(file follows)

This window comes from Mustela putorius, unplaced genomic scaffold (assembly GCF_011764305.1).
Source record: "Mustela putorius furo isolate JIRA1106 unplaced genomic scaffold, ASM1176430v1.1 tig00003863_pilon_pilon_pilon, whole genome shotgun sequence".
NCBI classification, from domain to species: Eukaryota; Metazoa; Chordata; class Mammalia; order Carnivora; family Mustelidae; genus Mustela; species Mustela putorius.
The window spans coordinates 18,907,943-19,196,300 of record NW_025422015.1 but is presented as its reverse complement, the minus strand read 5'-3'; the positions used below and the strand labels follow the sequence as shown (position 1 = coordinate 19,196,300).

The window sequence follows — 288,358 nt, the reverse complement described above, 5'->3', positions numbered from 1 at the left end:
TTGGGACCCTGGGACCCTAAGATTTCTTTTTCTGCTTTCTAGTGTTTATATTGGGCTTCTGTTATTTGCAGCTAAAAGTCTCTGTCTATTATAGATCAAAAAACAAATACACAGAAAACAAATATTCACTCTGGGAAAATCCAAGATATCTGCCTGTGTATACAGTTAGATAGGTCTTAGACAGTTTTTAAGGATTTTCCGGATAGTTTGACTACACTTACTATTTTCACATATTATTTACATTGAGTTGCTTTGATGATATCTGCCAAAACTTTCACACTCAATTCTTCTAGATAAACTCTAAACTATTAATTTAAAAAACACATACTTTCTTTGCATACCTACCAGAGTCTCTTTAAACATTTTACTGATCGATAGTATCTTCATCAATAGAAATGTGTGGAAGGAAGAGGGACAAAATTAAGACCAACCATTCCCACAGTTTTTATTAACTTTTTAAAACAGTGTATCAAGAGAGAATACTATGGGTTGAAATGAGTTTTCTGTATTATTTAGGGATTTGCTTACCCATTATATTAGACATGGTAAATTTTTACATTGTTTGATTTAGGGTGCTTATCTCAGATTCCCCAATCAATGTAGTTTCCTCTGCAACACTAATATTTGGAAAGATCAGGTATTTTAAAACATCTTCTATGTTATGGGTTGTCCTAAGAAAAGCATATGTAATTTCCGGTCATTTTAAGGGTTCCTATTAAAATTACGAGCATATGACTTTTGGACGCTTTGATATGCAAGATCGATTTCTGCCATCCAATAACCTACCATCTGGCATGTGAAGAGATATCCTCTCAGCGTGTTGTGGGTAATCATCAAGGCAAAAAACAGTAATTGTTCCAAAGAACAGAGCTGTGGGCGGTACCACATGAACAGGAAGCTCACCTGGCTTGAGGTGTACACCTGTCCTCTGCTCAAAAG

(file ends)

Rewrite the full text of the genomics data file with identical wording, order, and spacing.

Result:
This window comes from Mustela putorius, unplaced genomic scaffold (assembly GCF_011764305.1).
Source record: "Mustela putorius furo isolate JIRA1106 unplaced genomic scaffold, ASM1176430v1.1 tig00003863_pilon_pilon_pilon, whole genome shotgun sequence".
NCBI classification, from domain to species: Eukaryota; Metazoa; Chordata; class Mammalia; order Carnivora; family Mustelidae; genus Mustela; species Mustela putorius.
The window spans coordinates 18,907,943-19,196,300 of record NW_025422015.1 but is presented as its reverse complement, the minus strand read 5'-3'; the positions used below and the strand labels follow the sequence as shown (position 1 = coordinate 19,196,300).

The window sequence follows — 288,358 nt, the reverse complement described above, 5'->3', positions numbered from 1 at the left end:
TTGGGACCCTGGGACCCTAAGATTTCTTTTTCTGCTTTCTAGTGTTTATATTGGGCTTCTGTTATTTGCAGCTAAAAGTCTCTGTCTATTATAGATCAAAAAACAAATACACAGAAAACAAATATTCACTCTGGGAAAATCCAAGATATCTGCCTGTGTATACAGTTAGATAGGTCTTAGACAGTTTTTAAGGATTTTCCGGATAGTTTGACTACACTTACTATTTTCACATATTATTTACATTGAGTTGCTTTGATGATATCTGCCAAAACTTTCACACTCAATTCTTCTAGATAAACTCTAAACTATTAATTTAAAAAACACATACTTTCTTTGCATACCTACCAGAGTCTCTTTAAACATTTTACTGATCGATAGTATCTTCATCAATAGAAATGTGTGGAAGGAAGAGGGACAAAATTAAGACCAACCATTCCCACAGTTTTTATTAACTTTTTAAAACAGTGTATCAAGAGAGAATACTATGGGTTGAAATGAGTTTTCTGTATTATTTAGGGATTTGCTTACCCATTATATTAGACATGGTAAATTTTTACATTGTTTGATTTAGGGTGCTTATCTCAGATTCCCCAATCAATGTAGTTTCCTCTGCAACACTAATATTTGGAAAGATCAGGTATTTTAAAACATCTTCTATGTTATGGGTTGTCCTAAGAAAAGCATATGTAATTTCCGGTCATTTTAAGGGTTCCTATTAAAATTACGAGCATATGACTTTTGGACGCTTTGATATGCAAGATCGATTTCTGCCATCCAATAACCTACCATCTGGCATGTGAAGAGATATCCTCTCAGCGTGTTGTGGGTAATCATCAAGGCAAAAAACAGTAATTGTTCCAAAGAACAGAGCTGTGGGCGGTACCACATGAACAGGAAGCTCACCTGGCTTGAGGTGTACACCTGTCCTCTGCTCAAAAG